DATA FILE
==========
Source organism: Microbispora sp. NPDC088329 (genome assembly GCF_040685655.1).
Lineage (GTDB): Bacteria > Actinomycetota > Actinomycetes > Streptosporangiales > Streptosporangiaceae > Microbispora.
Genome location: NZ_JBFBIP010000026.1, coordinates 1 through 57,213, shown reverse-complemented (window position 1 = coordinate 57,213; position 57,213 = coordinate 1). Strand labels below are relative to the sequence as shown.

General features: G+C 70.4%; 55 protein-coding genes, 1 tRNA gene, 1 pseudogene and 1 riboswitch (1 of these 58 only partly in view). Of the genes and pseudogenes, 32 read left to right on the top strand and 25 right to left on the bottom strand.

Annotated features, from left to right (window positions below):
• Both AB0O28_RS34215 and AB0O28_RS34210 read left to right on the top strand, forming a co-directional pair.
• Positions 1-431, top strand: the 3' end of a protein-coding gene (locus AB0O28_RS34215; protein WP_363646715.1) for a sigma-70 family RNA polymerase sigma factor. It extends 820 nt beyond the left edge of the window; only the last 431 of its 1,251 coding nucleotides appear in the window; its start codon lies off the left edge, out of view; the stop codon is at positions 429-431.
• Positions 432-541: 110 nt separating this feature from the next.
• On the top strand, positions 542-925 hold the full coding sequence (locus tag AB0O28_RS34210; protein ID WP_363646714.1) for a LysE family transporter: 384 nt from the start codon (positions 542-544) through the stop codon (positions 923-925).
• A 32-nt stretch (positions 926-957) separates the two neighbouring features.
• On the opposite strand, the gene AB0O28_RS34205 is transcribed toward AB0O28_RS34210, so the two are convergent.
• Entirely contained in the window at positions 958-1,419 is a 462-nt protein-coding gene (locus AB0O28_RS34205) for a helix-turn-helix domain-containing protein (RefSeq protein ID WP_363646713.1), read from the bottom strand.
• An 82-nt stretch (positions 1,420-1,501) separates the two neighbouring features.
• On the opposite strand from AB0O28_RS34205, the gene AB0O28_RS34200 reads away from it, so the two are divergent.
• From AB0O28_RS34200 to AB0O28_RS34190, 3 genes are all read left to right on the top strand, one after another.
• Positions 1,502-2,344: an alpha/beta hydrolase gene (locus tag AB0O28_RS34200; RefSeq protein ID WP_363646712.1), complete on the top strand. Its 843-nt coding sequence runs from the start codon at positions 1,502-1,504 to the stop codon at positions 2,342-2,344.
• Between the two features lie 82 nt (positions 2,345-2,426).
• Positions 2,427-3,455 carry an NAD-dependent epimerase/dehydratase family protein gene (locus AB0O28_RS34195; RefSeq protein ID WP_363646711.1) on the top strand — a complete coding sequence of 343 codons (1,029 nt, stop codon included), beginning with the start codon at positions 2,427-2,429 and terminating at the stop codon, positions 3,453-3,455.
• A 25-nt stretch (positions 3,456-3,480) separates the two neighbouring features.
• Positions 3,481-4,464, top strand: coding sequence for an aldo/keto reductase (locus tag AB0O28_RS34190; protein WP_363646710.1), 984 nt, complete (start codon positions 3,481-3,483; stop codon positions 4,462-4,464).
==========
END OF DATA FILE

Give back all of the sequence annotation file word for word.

Source organism: Microbispora sp. NPDC088329 (genome assembly GCF_040685655.1).
Lineage (GTDB): Bacteria > Actinomycetota > Actinomycetes > Streptosporangiales > Streptosporangiaceae > Microbispora.
Genome location: NZ_JBFBIP010000026.1, coordinates 1 through 57,213, shown reverse-complemented (window position 1 = coordinate 57,213; position 57,213 = coordinate 1). Strand labels below are relative to the sequence as shown.

General features: G+C 70.4%; 55 protein-coding genes, 1 tRNA gene, 1 pseudogene and 1 riboswitch (1 of these 58 only partly in view). Of the genes and pseudogenes, 32 read left to right on the top strand and 25 right to left on the bottom strand.

Annotated features, from left to right (window positions below):
• Both AB0O28_RS34215 and AB0O28_RS34210 read left to right on the top strand, forming a co-directional pair.
• Positions 1-431, top strand: the 3' end of a protein-coding gene (locus AB0O28_RS34215; protein WP_363646715.1) for a sigma-70 family RNA polymerase sigma factor. It extends 820 nt beyond the left edge of the window; only the last 431 of its 1,251 coding nucleotides appear in the window; its start codon lies off the left edge, out of view; the stop codon is at positions 429-431.
• Positions 432-541: 110 nt separating this feature from the next.
• On the top strand, positions 542-925 hold the full coding sequence (locus tag AB0O28_RS34210; protein ID WP_363646714.1) for a LysE family transporter: 384 nt from the start codon (positions 542-544) through the stop codon (positions 923-925).
• A 32-nt stretch (positions 926-957) separates the two neighbouring features.
• On the opposite strand, the gene AB0O28_RS34205 is transcribed toward AB0O28_RS34210, so the two are convergent.
• Entirely contained in the window at positions 958-1,419 is a 462-nt protein-coding gene (locus AB0O28_RS34205) for a helix-turn-helix domain-containing protein (RefSeq protein ID WP_363646713.1), read from the bottom strand.
• An 82-nt stretch (positions 1,420-1,501) separates the two neighbouring features.
• On the opposite strand from AB0O28_RS34205, the gene AB0O28_RS34200 reads away from it, so the two are divergent.
• From AB0O28_RS34200 to AB0O28_RS34190, 3 genes are all read left to right on the top strand, one after another.
• Positions 1,502-2,344: an alpha/beta hydrolase gene (locus tag AB0O28_RS34200; RefSeq protein ID WP_363646712.1), complete on the top strand. Its 843-nt coding sequence runs from the start codon at positions 1,502-1,504 to the stop codon at positions 2,342-2,344.
• Between the two features lie 82 nt (positions 2,345-2,426).
• Positions 2,427-3,455 carry an NAD-dependent epimerase/dehydratase family protein gene (locus AB0O28_RS34195; RefSeq protein ID WP_363646711.1) on the top strand — a complete coding sequence of 343 codons (1,029 nt, stop codon included), beginning with the start codon at positions 2,427-2,429 and terminating at the stop codon, positions 3,453-3,455.
• A 25-nt stretch (positions 3,456-3,480) separates the two neighbouring features.
• Positions 3,481-4,464, top strand: coding sequence for an aldo/keto reductase (locus tag AB0O28_RS34190; protein WP_363646710.1), 984 nt, complete (start codon positions 3,481-3,483; stop codon positions 4,462-4,464).